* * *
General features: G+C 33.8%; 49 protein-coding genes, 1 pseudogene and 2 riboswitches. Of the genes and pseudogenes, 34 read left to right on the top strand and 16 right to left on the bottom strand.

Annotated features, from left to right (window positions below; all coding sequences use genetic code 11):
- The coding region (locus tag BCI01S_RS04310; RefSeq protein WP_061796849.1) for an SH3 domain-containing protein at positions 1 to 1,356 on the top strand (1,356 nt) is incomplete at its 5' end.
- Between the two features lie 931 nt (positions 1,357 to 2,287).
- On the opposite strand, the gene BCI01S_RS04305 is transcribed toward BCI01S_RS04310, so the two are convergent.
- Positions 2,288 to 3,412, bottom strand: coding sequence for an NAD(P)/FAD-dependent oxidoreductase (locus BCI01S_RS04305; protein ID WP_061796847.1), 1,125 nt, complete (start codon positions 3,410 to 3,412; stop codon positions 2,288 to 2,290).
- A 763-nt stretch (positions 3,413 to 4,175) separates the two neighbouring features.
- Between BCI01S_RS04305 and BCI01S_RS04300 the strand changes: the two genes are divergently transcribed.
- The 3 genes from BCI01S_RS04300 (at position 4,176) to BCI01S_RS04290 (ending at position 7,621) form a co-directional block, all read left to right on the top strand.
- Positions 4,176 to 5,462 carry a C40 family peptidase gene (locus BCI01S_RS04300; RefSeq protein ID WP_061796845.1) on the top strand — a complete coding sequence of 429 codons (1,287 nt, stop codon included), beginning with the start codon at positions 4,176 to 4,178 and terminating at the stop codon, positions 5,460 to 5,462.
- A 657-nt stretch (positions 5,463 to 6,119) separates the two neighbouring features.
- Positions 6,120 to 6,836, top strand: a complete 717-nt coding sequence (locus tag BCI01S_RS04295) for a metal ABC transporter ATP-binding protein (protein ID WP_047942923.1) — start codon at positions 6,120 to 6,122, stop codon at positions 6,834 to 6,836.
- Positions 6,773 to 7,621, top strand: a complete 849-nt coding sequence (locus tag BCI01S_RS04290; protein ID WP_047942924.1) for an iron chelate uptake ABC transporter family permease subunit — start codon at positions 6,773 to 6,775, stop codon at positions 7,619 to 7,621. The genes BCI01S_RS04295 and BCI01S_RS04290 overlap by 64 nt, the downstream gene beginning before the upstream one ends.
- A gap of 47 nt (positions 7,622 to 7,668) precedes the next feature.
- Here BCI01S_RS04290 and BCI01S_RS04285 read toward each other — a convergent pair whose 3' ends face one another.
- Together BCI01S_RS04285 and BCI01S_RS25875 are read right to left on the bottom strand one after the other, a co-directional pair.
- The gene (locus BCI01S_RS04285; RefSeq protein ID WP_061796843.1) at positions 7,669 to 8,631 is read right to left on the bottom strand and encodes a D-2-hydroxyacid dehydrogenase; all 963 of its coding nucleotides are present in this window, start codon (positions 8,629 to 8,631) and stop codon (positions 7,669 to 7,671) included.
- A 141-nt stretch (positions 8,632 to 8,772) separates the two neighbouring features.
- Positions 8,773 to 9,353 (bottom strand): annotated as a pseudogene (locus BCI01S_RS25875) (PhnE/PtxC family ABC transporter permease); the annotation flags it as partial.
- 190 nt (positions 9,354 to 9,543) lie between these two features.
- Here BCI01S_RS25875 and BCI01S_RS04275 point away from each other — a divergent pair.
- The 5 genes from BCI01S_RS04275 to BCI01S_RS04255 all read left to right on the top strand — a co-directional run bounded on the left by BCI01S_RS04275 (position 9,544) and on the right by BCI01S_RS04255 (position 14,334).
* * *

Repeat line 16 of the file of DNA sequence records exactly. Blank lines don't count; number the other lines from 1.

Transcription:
- Together BCI01S_RS04285 and BCI01S_RS25875 are read right to left on the bottom strand one after the other, a co-directional pair.